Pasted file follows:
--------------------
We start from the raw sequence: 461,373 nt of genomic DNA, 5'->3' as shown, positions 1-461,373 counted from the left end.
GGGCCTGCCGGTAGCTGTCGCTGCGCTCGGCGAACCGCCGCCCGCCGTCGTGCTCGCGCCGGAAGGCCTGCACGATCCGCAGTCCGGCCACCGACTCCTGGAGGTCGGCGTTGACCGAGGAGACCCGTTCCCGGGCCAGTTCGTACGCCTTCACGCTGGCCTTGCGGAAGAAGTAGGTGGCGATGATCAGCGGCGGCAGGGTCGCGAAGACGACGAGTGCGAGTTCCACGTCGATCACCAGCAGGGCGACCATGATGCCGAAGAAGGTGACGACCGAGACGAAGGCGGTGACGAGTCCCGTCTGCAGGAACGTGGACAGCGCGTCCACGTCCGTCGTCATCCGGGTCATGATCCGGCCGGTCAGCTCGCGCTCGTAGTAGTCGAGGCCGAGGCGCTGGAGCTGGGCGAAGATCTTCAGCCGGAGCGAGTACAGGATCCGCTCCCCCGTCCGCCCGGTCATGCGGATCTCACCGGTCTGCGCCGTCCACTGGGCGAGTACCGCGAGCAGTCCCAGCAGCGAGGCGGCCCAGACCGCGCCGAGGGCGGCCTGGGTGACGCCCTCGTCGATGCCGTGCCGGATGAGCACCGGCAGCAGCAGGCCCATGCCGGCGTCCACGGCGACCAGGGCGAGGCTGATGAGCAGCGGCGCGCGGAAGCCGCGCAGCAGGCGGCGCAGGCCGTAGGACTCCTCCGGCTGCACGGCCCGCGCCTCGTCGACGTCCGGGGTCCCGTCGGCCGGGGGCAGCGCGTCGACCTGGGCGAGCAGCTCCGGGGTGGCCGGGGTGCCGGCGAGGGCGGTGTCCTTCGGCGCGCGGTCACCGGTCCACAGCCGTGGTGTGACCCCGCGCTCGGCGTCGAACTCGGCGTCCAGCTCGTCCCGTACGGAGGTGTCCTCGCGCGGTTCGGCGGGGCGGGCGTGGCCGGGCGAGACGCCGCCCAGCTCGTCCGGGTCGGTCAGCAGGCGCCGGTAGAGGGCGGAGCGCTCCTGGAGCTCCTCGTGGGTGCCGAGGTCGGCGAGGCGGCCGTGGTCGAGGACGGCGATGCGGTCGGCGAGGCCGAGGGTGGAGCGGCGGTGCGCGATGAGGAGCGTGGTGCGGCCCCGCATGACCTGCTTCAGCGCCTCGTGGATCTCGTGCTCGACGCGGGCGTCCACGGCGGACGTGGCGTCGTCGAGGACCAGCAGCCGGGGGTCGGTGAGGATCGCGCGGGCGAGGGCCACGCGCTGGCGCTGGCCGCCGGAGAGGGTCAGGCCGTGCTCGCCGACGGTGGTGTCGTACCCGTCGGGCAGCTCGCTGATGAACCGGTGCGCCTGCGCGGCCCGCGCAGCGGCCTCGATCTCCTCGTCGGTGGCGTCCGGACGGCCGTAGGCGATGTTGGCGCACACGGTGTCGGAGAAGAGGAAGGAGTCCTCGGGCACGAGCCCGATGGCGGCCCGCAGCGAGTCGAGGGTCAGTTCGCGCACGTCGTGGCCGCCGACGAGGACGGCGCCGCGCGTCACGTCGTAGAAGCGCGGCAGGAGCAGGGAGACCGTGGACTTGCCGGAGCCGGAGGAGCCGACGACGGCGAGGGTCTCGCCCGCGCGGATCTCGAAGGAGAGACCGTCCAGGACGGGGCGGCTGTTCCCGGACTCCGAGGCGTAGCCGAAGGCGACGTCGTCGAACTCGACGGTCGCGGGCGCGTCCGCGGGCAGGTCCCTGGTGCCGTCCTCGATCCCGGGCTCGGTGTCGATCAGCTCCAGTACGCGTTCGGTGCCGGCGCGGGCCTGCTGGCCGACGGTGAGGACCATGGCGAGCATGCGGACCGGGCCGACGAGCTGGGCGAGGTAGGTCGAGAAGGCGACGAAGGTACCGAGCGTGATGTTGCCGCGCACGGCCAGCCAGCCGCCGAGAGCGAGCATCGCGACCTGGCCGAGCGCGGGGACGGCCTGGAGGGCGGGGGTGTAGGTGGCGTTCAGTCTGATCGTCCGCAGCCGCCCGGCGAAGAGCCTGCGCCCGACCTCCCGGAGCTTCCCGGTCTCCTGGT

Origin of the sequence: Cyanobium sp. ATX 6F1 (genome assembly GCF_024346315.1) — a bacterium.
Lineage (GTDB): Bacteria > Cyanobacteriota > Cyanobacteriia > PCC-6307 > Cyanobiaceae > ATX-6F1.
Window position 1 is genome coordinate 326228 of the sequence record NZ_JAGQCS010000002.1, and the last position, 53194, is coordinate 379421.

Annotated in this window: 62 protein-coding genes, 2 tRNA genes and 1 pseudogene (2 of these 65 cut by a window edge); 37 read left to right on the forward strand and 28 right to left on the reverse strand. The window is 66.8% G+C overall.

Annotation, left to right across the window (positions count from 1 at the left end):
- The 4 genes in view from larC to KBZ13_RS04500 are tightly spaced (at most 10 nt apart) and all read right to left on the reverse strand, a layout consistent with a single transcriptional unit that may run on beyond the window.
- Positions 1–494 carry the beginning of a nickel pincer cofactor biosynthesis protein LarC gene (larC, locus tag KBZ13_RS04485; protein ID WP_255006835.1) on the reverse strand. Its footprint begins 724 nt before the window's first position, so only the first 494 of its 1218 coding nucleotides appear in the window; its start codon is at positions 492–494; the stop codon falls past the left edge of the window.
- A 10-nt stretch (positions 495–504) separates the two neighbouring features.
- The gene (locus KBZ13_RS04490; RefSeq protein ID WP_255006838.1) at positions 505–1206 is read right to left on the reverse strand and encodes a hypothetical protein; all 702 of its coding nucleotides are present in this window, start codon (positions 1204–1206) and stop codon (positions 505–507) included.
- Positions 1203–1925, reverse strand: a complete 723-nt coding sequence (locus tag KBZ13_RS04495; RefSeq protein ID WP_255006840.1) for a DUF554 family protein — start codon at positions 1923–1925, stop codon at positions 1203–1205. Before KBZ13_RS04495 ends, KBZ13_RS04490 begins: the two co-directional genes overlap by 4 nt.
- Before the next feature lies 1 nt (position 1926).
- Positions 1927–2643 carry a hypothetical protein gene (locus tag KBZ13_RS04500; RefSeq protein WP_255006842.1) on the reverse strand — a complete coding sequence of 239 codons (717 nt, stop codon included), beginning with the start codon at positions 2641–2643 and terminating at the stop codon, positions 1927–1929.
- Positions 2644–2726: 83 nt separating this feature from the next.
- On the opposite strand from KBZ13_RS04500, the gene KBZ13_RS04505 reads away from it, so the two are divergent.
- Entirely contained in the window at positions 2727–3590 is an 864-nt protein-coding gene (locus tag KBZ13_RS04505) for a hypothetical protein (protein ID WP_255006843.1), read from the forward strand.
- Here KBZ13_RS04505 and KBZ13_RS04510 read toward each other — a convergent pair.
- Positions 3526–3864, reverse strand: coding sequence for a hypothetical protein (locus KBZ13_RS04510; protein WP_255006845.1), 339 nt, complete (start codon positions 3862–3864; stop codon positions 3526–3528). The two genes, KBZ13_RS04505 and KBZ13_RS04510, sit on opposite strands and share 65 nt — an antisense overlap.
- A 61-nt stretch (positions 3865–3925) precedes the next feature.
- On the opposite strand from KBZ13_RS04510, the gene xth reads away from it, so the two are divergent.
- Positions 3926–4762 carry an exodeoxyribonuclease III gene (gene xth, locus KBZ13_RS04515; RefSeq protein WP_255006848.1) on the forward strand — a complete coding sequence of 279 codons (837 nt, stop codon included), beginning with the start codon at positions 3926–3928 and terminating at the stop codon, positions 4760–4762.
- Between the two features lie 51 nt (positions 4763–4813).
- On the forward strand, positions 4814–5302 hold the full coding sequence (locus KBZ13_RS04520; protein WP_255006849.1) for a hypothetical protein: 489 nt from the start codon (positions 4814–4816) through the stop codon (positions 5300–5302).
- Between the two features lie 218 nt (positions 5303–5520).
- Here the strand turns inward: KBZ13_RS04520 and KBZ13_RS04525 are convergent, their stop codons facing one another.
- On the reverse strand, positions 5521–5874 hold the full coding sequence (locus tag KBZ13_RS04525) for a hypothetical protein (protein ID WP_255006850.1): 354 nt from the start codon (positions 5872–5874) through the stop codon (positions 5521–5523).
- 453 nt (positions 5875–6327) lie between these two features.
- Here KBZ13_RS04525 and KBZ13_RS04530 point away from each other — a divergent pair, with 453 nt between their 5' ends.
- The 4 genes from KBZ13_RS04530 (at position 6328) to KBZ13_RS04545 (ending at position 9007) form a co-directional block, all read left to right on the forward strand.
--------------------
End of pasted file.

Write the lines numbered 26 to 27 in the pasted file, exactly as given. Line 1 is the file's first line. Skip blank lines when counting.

- Here the strand turns inward: KBZ13_RS04520 and KBZ13_RS04525 are convergent, their stop codons facing one another.
- On the reverse strand, positions 5521–5874 hold the full coding sequence (locus tag KBZ13_RS04525) for a hypothetical protein (protein ID WP_255006850.1): 354 nt from the start codon (positions 5872–5874) through the stop codon (positions 5521–5523).